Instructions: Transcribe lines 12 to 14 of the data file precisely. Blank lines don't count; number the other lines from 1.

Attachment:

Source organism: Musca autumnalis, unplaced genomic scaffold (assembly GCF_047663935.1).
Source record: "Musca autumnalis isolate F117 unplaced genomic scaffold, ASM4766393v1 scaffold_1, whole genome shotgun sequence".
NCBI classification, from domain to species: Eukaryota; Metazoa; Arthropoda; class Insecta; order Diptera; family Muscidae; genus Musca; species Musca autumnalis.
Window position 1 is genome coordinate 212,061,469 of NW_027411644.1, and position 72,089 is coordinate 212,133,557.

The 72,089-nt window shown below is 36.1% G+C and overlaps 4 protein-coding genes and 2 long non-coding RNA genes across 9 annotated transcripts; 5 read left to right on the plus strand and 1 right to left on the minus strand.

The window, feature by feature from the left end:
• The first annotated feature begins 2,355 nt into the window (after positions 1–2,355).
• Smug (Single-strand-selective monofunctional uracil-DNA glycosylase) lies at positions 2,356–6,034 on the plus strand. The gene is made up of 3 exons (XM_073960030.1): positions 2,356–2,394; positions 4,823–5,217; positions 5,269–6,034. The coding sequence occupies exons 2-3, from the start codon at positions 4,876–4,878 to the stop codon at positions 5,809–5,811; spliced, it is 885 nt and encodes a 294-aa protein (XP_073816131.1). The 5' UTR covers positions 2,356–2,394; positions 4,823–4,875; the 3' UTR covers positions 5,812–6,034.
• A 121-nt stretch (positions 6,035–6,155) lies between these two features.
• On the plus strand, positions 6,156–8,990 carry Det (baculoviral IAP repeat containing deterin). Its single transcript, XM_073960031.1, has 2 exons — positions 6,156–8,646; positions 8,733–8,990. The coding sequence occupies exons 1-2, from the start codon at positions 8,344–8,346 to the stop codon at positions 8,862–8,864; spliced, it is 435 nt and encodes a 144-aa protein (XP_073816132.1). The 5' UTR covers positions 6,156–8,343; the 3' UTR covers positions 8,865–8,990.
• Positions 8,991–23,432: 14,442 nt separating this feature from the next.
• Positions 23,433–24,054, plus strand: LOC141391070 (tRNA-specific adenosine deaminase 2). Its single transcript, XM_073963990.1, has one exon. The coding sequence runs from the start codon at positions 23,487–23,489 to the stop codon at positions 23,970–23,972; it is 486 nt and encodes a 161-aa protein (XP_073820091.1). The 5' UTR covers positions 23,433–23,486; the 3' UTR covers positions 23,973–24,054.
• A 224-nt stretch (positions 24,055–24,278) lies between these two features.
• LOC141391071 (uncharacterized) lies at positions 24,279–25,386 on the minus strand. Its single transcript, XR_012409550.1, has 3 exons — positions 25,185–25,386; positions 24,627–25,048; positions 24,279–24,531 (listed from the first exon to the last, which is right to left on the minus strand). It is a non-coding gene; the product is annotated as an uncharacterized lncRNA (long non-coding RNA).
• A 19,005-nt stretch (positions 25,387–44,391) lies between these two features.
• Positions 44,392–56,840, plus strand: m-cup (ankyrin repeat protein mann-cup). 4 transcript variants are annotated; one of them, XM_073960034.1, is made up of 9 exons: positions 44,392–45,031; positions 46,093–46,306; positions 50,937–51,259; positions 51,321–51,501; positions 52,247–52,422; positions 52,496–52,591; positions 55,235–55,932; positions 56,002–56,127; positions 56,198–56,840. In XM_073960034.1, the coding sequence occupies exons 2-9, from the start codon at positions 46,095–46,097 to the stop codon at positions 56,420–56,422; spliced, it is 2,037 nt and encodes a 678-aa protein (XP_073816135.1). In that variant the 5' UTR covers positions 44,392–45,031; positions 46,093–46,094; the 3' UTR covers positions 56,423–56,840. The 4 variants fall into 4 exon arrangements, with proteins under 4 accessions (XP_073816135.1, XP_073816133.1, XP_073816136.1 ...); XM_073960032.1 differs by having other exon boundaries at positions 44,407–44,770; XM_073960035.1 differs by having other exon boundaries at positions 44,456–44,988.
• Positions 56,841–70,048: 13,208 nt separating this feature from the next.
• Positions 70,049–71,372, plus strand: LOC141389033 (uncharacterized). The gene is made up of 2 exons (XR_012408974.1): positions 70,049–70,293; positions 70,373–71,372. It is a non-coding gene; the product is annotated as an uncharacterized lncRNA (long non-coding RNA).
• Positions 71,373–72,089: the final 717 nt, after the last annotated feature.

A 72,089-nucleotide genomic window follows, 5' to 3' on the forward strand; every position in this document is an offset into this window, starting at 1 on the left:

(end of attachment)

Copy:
• Positions 23,433–24,054, plus strand: LOC141391070 (tRNA-specific adenosine deaminase 2). Its single transcript, XM_073963990.1, has one exon. The coding sequence runs from the start codon at positions 23,487–23,489 to the stop codon at positions 23,970–23,972; it is 486 nt and encodes a 161-aa protein (XP_073820091.1). The 5' UTR covers positions 23,433–23,486; the 3' UTR covers positions 23,973–24,054.
• A 224-nt stretch (positions 24,055–24,278) lies between these two features.
• LOC141391071 (uncharacterized) lies at positions 24,279–25,386 on the minus strand. Its single transcript, XR_012409550.1, has 3 exons — positions 25,185–25,386; positions 24,627–25,048; positions 24,279–24,531 (listed from the first exon to the last, which is right to left on the minus strand). It is a non-coding gene; the product is annotated as an uncharacterized lncRNA (long non-coding RNA).